hydroxylapatite

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hy·drox·y·ap·a·tite

(hī-drok'sē-ap'ă-tīt),
A natural mineral structure that the crystal lattice of bones and teeth (that is, amorphous hydroxyapatite) closely resembles; used in chromatography of nucleic acids; also found in pathologic calcifications (for example, atherosclerotic aortas).
Synonym(s): hydroxylapatite
Farlex Partner Medical Dictionary © Farlex 2012

hydroxyapatite

, hydroxylapatite (hī-drok″sē-ap′ă-tīt″) (″sĭ-lap′ă-tīt″) [ hydro- + ²oxy- + apatite ]
Ca10(PO4)6(OH)2; the calcium- and phosphorus-containing compound that constitutes the bulk of the mineral structure of bones and teeth. In teeth it is soluble in the acids of soft drinks or carbohydrate fermentation, but it becomes decay-resistant fluoroapatite after combining with fluoride ions present in fluoridated water or fluoride toothpastes. Under some circumstances, it can deposit in and around joints, producing periarthritis or calcific tendinitis.
Medical Dictionary, © 2009 Farlex and Partners
References in periodicals archive ?
Chemical precipitation is mixed aqueous solution of certain concentration of calcium salt and phosphate salt, by controlling the pH value, produces chemical reaction, generates colloidal hydroxyapatite sediment, and gets its crystalline powder by calcining grinding.
Since the surface of Hydroxyapatite consists mainly of two functional groups a"Ca-OH and a"P=OH acting as the active sites [12].
In present work, hydroxyapatite (HA) powder has been prepared by suspension precipitation method.
The study was conducted to observe if there is any difference in the chemical structure of demineralized and remineralized enamel and hydroxyapatite using solid state 31P MAS NMR techniques.
Where is the intensity of (300) diffraction peak and the intensity of the hollow between (112) and (300) diffraction peaks of hydroxyapatite. The crystallite size (t) of hydroxyapatite powder has been calculated based on Scherrer's equation (Bouyer et al., 2000):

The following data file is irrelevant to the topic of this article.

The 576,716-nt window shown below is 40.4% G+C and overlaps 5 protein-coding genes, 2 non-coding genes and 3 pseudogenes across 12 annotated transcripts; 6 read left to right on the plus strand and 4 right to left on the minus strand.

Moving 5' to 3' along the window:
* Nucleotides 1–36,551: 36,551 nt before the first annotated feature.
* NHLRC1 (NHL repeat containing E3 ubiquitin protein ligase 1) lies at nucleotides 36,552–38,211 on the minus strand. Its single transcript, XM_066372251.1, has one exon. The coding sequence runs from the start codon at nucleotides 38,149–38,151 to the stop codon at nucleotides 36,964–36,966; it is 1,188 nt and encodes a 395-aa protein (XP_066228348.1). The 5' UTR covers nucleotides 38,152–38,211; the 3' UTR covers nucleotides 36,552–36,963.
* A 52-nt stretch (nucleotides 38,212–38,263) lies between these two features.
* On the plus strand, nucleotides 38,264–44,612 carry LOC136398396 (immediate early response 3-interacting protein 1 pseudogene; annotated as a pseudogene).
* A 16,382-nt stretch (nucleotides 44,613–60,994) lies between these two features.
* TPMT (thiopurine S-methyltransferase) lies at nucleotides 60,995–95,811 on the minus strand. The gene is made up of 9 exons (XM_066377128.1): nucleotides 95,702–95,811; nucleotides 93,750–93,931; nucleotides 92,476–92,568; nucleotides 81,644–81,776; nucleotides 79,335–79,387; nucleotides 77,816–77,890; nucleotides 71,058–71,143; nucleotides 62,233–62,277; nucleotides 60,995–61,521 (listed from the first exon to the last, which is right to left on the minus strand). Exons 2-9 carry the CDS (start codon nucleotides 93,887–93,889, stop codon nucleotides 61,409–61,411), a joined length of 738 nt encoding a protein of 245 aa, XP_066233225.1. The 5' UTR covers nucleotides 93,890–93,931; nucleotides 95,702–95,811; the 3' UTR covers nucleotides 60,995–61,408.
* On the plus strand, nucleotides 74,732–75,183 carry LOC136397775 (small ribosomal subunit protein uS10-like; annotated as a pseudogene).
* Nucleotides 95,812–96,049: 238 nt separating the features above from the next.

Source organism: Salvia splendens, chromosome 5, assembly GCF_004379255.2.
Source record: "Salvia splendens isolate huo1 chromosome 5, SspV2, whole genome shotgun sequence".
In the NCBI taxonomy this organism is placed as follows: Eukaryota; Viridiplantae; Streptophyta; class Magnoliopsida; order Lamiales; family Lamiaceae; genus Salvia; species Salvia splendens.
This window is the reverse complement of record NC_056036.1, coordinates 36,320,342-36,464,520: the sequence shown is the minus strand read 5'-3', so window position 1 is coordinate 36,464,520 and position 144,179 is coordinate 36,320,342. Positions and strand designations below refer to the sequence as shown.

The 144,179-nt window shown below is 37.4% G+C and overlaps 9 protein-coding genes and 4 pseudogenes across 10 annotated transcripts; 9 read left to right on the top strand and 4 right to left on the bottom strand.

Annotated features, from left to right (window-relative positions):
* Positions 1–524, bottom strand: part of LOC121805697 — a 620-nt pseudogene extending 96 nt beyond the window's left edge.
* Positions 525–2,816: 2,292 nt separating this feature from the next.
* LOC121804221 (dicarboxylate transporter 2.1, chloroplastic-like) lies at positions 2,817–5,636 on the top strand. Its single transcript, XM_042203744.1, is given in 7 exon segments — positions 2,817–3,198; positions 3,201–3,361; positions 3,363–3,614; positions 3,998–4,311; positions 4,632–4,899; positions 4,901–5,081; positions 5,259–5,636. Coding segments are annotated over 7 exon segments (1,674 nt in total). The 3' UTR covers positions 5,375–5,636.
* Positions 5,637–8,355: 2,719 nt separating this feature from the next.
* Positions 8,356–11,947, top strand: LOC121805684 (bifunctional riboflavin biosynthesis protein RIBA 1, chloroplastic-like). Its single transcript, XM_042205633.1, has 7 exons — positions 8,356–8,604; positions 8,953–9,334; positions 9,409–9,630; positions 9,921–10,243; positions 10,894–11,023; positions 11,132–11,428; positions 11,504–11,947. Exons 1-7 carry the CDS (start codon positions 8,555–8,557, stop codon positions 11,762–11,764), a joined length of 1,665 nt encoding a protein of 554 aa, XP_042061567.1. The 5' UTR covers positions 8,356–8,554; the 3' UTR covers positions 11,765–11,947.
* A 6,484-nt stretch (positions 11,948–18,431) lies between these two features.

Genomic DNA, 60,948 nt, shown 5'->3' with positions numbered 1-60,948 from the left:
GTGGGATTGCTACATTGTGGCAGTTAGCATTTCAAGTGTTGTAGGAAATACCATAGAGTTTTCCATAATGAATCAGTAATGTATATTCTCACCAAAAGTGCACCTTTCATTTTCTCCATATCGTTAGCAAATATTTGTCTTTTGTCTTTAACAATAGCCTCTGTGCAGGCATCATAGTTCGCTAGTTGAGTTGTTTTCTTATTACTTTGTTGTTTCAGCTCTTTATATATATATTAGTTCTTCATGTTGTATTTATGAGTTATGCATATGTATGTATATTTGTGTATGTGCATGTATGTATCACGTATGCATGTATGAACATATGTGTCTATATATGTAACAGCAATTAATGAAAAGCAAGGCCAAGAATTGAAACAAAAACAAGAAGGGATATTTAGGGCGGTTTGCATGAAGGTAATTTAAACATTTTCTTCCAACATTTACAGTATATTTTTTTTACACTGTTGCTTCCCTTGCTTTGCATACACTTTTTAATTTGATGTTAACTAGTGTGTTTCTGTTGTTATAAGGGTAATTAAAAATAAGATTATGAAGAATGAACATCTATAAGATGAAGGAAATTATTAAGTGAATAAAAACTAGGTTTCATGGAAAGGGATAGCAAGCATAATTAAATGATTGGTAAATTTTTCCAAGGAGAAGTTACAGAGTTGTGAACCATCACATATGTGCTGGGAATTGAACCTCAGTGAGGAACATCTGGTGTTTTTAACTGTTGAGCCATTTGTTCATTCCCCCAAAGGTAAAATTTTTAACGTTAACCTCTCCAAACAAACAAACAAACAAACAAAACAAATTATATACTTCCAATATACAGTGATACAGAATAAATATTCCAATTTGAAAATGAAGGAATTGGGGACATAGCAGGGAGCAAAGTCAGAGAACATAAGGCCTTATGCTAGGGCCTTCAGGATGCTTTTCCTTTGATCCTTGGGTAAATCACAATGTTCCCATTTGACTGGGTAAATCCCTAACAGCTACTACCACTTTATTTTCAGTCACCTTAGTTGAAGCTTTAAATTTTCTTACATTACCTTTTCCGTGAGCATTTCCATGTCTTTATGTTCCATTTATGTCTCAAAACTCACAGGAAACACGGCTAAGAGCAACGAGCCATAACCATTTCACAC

Among various phases of calcium phosphate, biphasic calcium phosphate (BCP) ceramic, an intimate mixture of hydroxyapatite (HA, [Ca.sub.10](P[O.sub.4])6[(OH).sub.2]) and [beta]- tricalcium phosphate ([beta]-TCP, [Ca.sub.3][(P[O.sub.4]).sub.2]), has been commonly used for biomedical applications for nearly three decades [1].
The best known member of the apatite family is hydroxyapatite (HAp).
As 25 KGy is the most common dose of gamma irradiation for serialization of biomedical products [13], in this study, after preparation of hydroxyapatite, copolymer, and their composite, they were submitted to 25 and 50 KGy gamma irradiation, and various properties including changes in molecular weight, thermal behavior, wettability, cell viability, and alkaline phosphatase activity of the composite and each of its ingredients were studied separately.
In this study, porous hydroxyapatite scaffolds coated with type-I-collagen-glycosaminoglycan (collagen-GAG) were prepared and characterized to achieve more rapid bone tissue regeneration of matrix.
In the last decades, a major attention has been given to a special material, hydroxyapatite (HAp) [[Ca.sub.10][(P[O.sub.4]).sub.6][(OH).sub.2]], due to its remarkable properties.
Tampieri, "Development of Sr and C[O.sub.3] co-substituted hydroxyapatites for biomedical applications," Acta Biomaterialia, vol.